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Association of Race and Ethnicity With COVID‐19 Outcomes in Rheumatic Disease: Data From the COVID‐19 Global Rheumatology Alliance Physician Registry

Gianfrancesco, MA; Leykina, LA; Izadi, Z; Taylor, T; Sparks, JA; Harrison, C; Trupin, L; ... COVID-19 Global Rheumatology Alliance; + view all (2021) Association of Race and Ethnicity With COVID‐19 Outcomes in Rheumatic Disease: Data From the COVID‐19 Global Rheumatology Alliance Physician Registry. Arthritis & Rheumatology , 73 (3) pp. 374-380. 10.1002/art.41567. Green open access

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Abstract

OBJECTIVE: Racial/ethnic minorities experience more severe outcomes of COVID-19 in the general United States (US) population. The aim of this study was to examine the association between race/ethnicity and COVID-19 hospitalization, ventilation status, and mortality in people with rheumatic disease. METHODS: US patients with rheumatic disease and COVID-19 entered into the COVID-19 Global Rheumatology Alliance physician registry March 24 - August 26, 2020 were included. Race/ethnicity was defined as white, Black, Latinx, Asian and other/mixed race. Outcomes included hospitalization, requirement for ventilatory support, and death. Multivariable regression models were used to estimate odds ratios (OR) and 95% confidence intervals controlling for age, sex, smoking, rheumatic disease diagnosis, comorbidities, medications taken prior to infection, and rheumatic disease activity. RESULTS: A total of 1,324 patients were included, of whom 36% were hospitalized and 6% died; 26% of hospitalized patients required mechanical ventilation. In multivariable models, Black (OR=2.74, 95% CI 1.90, 3.95), Latinx (OR=1.71, 95% CI 1.18, 2.49), and Asian (OR=2.69, 95% CI 1.16, 6.24) patients had higher odds of being hospitalized compared to white patients. Latinx patients also had three-fold increased odds of requiring ventilatory support (OR=3.25, 95% CI 1.75, 6.05). No differences in mortality based on race/ethnicity were found, though power may have been limited to detect associations. CONCLUSION: Similar to findings in the general US population, racial/ethnic minorities with rheumatic disease and COVID-19 had increased odds of hospitalization and ventilatory support. These results illustrate significant health disparities related to COVID-19 in people with rheumatic diseases. The rheumatology community should proactively address the needs of patients currently experiencing inequitable health outcomes during the pandemic.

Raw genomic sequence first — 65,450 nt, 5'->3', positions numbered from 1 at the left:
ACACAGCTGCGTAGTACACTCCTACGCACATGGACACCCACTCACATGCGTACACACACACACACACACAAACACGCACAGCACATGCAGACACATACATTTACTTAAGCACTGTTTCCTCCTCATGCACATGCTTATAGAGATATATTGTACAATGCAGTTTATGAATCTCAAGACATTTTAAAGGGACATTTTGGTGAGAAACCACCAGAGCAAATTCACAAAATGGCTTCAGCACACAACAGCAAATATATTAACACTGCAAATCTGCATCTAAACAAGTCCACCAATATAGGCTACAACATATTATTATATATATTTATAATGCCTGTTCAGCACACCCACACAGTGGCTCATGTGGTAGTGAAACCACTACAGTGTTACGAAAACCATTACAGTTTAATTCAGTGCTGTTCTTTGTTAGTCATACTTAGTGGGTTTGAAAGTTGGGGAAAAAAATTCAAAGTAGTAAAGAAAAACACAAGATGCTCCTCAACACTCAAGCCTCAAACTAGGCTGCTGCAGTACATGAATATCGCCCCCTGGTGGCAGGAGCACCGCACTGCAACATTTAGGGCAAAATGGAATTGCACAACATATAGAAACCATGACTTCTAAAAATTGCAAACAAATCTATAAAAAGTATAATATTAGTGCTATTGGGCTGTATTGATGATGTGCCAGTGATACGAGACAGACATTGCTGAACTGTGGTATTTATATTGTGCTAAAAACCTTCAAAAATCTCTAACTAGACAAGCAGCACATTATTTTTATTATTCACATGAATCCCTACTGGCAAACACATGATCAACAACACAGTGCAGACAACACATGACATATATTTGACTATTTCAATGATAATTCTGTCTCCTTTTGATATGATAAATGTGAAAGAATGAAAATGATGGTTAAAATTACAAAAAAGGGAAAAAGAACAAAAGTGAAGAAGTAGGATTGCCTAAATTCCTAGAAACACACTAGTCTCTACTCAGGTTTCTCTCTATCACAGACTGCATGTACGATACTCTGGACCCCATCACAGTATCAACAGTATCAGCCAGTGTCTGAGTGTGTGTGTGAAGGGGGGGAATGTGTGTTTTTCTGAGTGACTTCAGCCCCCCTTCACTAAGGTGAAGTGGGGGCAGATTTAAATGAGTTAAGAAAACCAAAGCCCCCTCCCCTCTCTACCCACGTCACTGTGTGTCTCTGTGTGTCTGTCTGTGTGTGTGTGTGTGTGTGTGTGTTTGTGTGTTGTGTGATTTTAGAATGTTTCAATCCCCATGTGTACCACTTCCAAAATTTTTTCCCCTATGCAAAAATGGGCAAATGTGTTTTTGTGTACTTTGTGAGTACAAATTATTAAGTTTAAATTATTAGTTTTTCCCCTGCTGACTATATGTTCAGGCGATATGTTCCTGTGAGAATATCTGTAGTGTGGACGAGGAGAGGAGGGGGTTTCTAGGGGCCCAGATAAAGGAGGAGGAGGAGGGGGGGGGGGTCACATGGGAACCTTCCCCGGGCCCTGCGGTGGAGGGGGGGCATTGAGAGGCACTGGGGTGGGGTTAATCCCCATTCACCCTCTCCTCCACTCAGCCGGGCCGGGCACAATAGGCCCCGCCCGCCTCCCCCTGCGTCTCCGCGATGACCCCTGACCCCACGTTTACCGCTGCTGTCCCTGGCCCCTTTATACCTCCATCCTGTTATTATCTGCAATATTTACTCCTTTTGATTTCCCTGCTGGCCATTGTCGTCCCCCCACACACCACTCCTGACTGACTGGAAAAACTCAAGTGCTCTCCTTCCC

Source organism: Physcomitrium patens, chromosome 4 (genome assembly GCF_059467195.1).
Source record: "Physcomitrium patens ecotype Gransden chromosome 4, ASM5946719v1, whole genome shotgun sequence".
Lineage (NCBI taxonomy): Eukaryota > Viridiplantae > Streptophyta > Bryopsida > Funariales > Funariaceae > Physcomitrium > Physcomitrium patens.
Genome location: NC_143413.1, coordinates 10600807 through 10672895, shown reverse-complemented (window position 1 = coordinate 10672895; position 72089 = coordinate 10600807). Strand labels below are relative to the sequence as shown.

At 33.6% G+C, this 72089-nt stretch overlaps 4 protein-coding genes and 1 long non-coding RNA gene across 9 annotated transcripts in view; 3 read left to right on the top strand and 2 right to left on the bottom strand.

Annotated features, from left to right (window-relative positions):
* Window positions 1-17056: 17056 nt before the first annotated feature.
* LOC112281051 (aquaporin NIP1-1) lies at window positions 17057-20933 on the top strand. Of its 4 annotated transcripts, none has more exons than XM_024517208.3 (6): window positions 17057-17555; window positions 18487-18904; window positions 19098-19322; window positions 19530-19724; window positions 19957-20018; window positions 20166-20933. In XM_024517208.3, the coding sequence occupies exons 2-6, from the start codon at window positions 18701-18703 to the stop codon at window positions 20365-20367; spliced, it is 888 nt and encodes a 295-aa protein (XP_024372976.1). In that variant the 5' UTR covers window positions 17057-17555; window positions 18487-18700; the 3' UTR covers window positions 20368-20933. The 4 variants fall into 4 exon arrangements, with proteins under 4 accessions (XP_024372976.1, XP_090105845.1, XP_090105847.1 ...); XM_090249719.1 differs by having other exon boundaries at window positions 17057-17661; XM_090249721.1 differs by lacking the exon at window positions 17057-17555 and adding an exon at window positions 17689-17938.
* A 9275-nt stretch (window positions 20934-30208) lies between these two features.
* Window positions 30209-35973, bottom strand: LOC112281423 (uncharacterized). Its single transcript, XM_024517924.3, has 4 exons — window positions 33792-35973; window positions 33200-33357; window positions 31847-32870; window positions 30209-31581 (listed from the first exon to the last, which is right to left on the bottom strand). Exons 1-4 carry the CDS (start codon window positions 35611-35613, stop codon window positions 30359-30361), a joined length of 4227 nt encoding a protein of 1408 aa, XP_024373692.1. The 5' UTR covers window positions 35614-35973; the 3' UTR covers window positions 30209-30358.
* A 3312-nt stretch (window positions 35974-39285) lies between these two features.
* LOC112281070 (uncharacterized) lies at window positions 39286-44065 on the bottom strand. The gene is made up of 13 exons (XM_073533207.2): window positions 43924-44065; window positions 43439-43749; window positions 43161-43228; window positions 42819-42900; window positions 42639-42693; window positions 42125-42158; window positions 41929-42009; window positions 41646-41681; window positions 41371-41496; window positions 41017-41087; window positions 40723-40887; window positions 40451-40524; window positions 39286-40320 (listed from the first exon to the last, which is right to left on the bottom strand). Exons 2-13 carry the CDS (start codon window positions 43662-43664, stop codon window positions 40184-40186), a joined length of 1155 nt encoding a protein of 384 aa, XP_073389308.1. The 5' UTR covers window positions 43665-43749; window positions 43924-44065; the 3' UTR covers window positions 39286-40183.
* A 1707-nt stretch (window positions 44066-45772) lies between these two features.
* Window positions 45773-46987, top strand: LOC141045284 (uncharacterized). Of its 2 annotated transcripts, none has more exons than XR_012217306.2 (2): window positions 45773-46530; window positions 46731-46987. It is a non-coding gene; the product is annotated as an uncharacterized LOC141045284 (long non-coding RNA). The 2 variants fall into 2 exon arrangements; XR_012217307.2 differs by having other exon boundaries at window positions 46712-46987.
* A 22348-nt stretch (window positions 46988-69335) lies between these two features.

Type: Article
Title: Association of Race and Ethnicity With COVID‐19 Outcomes in Rheumatic Disease: Data From the COVID‐19 Global Rheumatology Alliance Physician Registry
Location: United States
Open access status: An open access version is available from UCL Discovery
DOI: 10.1002/art.41567
Publisher version: https://doi.org/10.1002/art.41567
Language: English
Additional information: This version is the author accepted manuscript. For information on re-use, please refer to the publisher’s terms and conditions.
UCL classification: UCL
UCL > Provost and Vice Provost Offices > School of Life and Medical Sciences
UCL > Provost and Vice Provost Offices > School of Life and Medical Sciences > Faculty of Brain Sciences
UCL > Provost and Vice Provost Offices > School of Life and Medical Sciences > Faculty of Brain Sciences > UCL Queen Square Institute of Neurology
UCL > Provost and Vice Provost Offices > School of Life and Medical Sciences > Faculty of Brain Sciences > UCL Queen Square Institute of Neurology > Department of Neuromuscular Diseases
URI: https://discovery.ucl.ac.uk/id/eprint/10114670
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